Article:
By S Arutchelvan
Ramalingam was a workers’ leader at the Sungai Rinching Plantation with exceptional capability and capacity.
He was the leader who brought victory and who stood till the end in a divided struggle at the plantation (for the story, read chapter 14 of the book Akar Umbi titled “Tiada Kemenangan tanpa pengorbanan dan perjuangan” (No victory without sacrifice and struggle).
Unlike many workers who stopped being active after their economic struggle was realised, Ramalingam did not end his legacy there.
He was one of three worker activists who was selected to join the Community Development Centre (CDC) because of his excellent leadership, dedication and commitment to the struggle beyond his estate, beyond his community, beyond his ethnic group. (The other two grassroots workers to join this dedicated team of activists were Koyilvani from the Guppy factory struggle and Ganesan from Braemar Plantation.)
Ramalingam was a gem. He was hardworking and worked tirelessly. He got his whole family involved in the struggle. He was an example or rather a gold standard for other activists to follow. He led a simple life and yet gave so much to the struggle of the working class.
Ramalingam was a national leader of the plantation workers’ support committee, JSML, who led many successful campaigns, including the monthly wage campaign and the campaign for plantation workers’ housing.
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Ramalingam normally was our spokesperson on the plantation workers’ struggle. He was also instrumental in organising many Veerasenan football tournaments. He was a key person and motivator in many other struggles involving estate workers.
In 1994 the plantation workers and urban settlers held a huge protest on May Day.
For the 1995 general election, both these communities put up election demands and billboards in the estates and kampongs. Every politician was told to sign a pledge if they wanted the people’s votes. This was important voter education and grassroots power at work.
Yet many politicians and candidates refused to sign the pledge and avoided these areas; many did not want to commit, while some stayed away.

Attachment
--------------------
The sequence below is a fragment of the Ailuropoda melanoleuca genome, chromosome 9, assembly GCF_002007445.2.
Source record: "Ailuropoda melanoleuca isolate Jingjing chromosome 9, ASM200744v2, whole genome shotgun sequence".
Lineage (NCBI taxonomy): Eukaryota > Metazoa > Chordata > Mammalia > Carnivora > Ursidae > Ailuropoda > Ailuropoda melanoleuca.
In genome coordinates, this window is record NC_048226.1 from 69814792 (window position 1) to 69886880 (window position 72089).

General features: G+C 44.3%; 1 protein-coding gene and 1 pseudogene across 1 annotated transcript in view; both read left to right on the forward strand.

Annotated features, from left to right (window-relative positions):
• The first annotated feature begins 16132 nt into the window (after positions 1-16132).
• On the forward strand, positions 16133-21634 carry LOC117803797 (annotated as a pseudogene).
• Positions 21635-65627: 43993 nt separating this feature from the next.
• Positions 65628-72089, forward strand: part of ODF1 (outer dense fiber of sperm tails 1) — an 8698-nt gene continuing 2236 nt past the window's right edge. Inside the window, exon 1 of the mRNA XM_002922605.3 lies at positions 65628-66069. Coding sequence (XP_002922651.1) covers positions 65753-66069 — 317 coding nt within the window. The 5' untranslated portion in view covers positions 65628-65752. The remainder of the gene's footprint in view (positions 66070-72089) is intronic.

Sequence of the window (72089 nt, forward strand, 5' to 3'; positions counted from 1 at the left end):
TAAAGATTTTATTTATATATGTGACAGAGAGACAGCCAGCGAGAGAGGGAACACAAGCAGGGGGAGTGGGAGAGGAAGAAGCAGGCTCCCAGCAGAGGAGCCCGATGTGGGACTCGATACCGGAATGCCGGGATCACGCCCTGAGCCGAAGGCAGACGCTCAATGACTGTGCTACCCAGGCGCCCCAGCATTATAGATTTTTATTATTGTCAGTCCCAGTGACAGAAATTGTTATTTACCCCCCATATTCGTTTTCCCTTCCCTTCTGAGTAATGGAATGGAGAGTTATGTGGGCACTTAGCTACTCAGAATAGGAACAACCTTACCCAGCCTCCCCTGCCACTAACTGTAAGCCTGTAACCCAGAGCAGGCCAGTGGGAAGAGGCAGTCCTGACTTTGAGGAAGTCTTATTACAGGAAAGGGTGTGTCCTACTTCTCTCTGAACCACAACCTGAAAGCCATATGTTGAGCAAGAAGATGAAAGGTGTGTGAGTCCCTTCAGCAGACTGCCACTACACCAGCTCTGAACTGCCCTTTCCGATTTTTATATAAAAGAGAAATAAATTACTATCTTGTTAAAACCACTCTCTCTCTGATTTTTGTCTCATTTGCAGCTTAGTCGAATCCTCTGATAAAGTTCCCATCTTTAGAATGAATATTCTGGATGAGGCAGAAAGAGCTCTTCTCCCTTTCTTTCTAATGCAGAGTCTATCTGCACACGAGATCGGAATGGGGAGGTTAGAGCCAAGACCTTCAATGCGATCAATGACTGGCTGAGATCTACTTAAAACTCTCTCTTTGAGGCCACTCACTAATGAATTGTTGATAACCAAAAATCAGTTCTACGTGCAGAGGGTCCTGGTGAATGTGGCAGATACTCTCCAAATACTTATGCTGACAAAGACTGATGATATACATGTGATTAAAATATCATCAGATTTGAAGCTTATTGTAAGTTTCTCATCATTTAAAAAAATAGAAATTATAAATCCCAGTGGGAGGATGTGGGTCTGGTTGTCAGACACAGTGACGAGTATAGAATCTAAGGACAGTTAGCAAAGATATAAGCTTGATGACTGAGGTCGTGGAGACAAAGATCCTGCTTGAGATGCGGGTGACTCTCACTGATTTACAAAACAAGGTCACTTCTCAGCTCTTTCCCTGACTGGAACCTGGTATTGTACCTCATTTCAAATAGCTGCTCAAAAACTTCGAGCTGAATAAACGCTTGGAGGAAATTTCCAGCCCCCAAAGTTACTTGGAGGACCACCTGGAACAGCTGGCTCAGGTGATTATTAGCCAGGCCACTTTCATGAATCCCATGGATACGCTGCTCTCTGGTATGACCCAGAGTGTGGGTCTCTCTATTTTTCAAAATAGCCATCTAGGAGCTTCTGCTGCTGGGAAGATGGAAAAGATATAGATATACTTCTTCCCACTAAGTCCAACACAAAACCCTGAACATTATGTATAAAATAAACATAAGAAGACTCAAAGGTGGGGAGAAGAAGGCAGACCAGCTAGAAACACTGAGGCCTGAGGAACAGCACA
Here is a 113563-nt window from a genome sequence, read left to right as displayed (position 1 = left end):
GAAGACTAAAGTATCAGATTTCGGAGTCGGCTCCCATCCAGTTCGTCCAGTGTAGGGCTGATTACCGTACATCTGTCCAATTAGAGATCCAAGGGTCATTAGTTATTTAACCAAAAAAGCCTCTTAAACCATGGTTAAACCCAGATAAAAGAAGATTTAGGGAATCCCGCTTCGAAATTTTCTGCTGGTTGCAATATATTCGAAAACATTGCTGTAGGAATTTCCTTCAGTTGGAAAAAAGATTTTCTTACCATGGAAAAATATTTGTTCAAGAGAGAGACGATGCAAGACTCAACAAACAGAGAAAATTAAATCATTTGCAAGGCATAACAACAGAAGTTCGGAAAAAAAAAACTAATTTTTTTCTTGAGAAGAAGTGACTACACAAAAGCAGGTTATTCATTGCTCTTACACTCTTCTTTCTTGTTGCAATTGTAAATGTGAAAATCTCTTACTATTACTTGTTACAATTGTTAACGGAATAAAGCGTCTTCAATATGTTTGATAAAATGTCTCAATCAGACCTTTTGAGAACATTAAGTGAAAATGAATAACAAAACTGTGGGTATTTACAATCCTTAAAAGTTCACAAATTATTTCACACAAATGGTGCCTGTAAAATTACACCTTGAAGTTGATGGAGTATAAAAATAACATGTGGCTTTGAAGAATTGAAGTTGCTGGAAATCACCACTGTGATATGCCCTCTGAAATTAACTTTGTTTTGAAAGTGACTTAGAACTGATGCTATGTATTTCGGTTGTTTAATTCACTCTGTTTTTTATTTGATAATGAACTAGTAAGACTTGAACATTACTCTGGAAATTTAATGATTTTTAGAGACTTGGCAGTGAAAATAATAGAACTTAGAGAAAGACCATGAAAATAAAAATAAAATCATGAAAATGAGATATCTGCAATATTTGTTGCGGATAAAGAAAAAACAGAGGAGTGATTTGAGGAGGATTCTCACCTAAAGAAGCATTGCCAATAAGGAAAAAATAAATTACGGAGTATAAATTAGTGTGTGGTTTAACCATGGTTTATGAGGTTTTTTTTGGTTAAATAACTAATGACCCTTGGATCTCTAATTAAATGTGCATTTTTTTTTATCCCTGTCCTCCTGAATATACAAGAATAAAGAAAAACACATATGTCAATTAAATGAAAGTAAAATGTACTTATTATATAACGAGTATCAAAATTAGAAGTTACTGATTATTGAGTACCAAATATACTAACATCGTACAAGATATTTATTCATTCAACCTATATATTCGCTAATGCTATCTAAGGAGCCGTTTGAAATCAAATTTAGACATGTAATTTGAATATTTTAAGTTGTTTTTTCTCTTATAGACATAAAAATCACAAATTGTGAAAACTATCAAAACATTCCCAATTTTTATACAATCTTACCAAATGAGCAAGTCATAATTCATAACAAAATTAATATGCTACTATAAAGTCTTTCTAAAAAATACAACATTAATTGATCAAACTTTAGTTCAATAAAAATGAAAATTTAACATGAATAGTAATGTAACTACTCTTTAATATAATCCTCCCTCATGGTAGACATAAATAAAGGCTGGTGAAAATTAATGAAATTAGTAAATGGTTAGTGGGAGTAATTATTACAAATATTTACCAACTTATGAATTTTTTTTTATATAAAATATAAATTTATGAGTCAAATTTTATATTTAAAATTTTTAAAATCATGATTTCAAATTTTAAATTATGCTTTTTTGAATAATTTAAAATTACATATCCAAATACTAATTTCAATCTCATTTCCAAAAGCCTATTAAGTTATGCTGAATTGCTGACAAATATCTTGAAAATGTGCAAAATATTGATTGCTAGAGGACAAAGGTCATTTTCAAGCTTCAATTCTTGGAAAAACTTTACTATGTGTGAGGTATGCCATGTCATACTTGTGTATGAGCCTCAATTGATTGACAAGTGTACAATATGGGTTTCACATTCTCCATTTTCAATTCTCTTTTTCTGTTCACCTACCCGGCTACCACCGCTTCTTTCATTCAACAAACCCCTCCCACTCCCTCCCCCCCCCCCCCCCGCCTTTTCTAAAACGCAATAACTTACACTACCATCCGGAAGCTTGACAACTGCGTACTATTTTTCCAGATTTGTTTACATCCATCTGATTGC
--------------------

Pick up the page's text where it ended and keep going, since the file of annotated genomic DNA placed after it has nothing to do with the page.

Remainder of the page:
During a post-mortem meeting after the general election to discuss the outcome of the campaign, this man Ramalingam stood up and said we needed our own political party. He argued that we could not rely on the existing parties to fight for workers’ rights.
His views were accepted by many. If today the Socialist Party of Malaysia (PSM) is a political party, Ramalingam had a lot to do with it. (See pages 102 to 106 – “Mengapa sepuluh tahun untuk daftar PSM?” (Why did it take 10 years to register PSM?)
Ramalingam went on to join and build the Semenyih PSM branch. He held various positions, including branch chairperson. He was also my nominator and seconder when I contested as a candidate in the Semenyih constituency of the Selangor state assembly in the 2013 and 2018 general elections.
He was a tireless campaigner who would work in rain and shine to put up party flags. As a core member of PSM, he was also arrested on several occasions with us.
He had been unwell for some time, but it never stopped him from going daily to his farm to work. On his last day, he followed the same routine and at night, just before going to sleep, he fell and died – “peacefully and didn’t want to trouble anybody,” his grieving family told us.
Susila his wife is yet another excellent person, who worked along with him in this struggle. She will definitely miss him as their relationship was one of close comradeship. Actually, all his children – Loga, Kumarvel, Subramani and Yamuna – are a complete package and very much involved in our struggle.
While Ramalingam’s body was at the Damai Hospital in Semenyih, his son told me about a recent incident when he confronted his dad about why he had not wanted to accept the money offered by a developer to sell out the struggle in their estate.
“Now see … we are still not rich, while others who took are happy,” the son had told him.
Ramalingam replied that “in life, principles are important. People will remember me for my principles. You just watch.”
Yes, we have watched. My comrades in the CDC, JSML and PSM and I will never be able to repay Ramalingam’s deeds, loyalty to and sacrifice for the struggle and the party. The image of him putting up party flags in the rain still haunts me.
Ramalingam will always be remembered. For me, he was a class A workers’ leader.
S Arutchelvan is the deputy chairman of PSM